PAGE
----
How to Build a Campus Board – New Post on!

Check out Mike’s new post on “How to Build a Campus Board” over at

Previously we described how to install a hangboard, even in tight spaces. In this article, we’ll expand these approaches to Campus boards. Campus training is important to the Rock Prodigy method, but it’s often the first training activity to be skipped because it requires unique equipment. This is a unfortunate because; as described in the Rock Climber’s Training Manual, campus training develops several vital attributes for climbing:

• Muscle Fiber Recruitment
• Increased Muscle Fiber Contraction Speed
• Neuro-muscular coordination for dynamic movement
• Contact Strength (the ability to quickly generate force through your forearm muscles to “latch” a hold)
• Hand & Finger Accuracy
• Dynamic Aggression (or “go-for-it-ness”)

Therefore, Campus Training should be a part of your comprehensive training program.

Many climbing gyms have campus boards these days, but many of these seem more suited to show-and-tell rather than actual training. Just like with a hangboard, it is always preferable to build your own Campus Board so you can have complete control over the design and customize it to fit your needs…”  Continue Reading

How’s Your Hang? – New Post on!

Check out Mike’s new post “How’s Your Hang?”  over at

“We get a lot of comments from folks that they would love to use the Rock Prodigy training method, but they can’t because they don’t have access to the right tools; primarily a hangboard and campus board. They may live in a small apartment, a dorm room, etc where they don’t think they have the space, or authority to put up these essential apparatus. Unfortunately, it’s easy to take a circumstance like this and magnify it into an excuse to delay training. Delaying training is delaying your life! It’s putting off being the best climber you can be; which means putting off getting the maximum satisfaction out of your passion. Don’t do that! Live your life, carpe diem, be all you can be, etc, etc….”  Continue Reading

The Most Important Phase – New Post on!

Check out my new post on “The Most Important Phase”  over at

“Throughout my first several years of systematic training, I believed the Strength Phase (in which hangboard training is the primary activity) was the most “important” phase. That is, I thought the quality of the Strength Phase was the key predictor of whether the upcoming season would be successful or not. If the phase was flat, I improved very little, or failed to surpass my personal bests on most grips, the season was doomed. If I maintained laser focus during each hangboard workout, saw steady progress, and ended on a high note, I could expect to crush my projects a few weeks later…”  Continue Reading

Climbing with an Infant – New Post on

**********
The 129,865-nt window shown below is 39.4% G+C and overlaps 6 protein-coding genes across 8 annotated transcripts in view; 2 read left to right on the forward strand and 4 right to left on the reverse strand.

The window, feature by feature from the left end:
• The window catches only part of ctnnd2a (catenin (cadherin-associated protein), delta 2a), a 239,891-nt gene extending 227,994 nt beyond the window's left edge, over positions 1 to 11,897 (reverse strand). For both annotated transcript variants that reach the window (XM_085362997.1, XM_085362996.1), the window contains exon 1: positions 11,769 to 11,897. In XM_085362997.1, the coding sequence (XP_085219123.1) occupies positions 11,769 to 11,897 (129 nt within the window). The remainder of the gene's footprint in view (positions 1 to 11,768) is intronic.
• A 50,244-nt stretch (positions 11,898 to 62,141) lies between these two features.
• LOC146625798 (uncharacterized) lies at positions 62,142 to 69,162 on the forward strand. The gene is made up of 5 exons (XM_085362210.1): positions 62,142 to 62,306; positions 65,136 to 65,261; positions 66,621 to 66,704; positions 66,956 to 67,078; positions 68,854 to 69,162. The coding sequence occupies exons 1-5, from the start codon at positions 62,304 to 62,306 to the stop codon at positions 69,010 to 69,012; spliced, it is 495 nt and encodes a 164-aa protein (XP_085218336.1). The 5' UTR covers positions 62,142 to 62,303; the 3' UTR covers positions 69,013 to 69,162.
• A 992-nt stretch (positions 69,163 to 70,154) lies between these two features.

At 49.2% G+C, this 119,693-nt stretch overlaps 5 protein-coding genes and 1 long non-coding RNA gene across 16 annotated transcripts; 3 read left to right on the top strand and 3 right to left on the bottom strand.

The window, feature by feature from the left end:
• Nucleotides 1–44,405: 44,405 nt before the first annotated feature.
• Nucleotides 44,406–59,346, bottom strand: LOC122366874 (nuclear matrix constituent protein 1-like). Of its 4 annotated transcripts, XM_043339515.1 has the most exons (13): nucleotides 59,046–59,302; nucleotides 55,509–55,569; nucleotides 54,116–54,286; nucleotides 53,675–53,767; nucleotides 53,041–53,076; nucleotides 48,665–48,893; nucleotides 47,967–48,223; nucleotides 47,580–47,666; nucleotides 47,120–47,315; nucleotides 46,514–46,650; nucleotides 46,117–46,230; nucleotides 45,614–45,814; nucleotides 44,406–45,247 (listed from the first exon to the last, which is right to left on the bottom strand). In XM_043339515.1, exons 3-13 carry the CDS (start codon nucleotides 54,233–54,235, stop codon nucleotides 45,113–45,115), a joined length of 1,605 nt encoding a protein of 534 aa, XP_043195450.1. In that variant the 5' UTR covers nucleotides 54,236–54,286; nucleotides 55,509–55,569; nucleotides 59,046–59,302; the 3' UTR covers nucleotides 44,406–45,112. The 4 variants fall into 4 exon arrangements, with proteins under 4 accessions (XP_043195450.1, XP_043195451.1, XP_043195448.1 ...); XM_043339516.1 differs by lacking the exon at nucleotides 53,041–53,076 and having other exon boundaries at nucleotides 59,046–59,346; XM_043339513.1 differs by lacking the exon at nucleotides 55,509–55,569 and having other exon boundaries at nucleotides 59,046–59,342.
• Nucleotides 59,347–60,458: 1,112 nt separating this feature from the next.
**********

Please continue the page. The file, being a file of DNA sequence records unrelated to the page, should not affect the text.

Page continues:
Check out my post on “Climbing with an Infant”  over at

“A couple of my friends recently introduced future rock stars into the world, so with them in mind, Mike and I asked our wives Janelle and Kate to help us draft a few tips on climbing with an infant.  This post assumes mother and father are climbing together with baby, and without a dedicated sitter.  Everything written here is twice mother-approved (grandmother, not necessarily :) ).  This post assumes mother and father are climbing together with baby, and without a dedicated sitter. Obviously its optimal to have a third adult to help with baby, but we are realists, not optimists.  In my experience, if you only climb when you have a third adult, you won’t climb very often.  I know there are many other climbing parents reading this, some with far more experience than I have, so if you have any useful tips, please share them!  For those of you who don’t have kids (yet?), perhaps this post will take some of the mystery away and reduce any potential apprehensions to climbing parenthood….”  Continue reading

St George Part II – New Post on

Check out my post on “Sunny St. George Part II: The Present”  over at

“After sending Breakin’ the Law, I faced the kind of dilemma I always dream of: what to do with my remaining two climbing days.  I thought something in the 5.14a-range would be a good goal; something I had a good chance to send in the time remaining, but not a sure thing.  I spent the night scouring the guidebook, and the next day I left early to recon various approaches, cliffs and climbs.  I feel extremely fortunate to be able to climb as much as I do with two kids in tow, but there are constraints.  Not every cliff is safe for kids, and that must be considered when selecting a project.  After scouting the VRG and Gorilla Cliffs, the choice was clear.  The Present was absolutely stunning, had a perfectly flat crag base with no loose rock, and the climbing was short and powerful (perfect for my current state of fitness)…”  Continue Reading…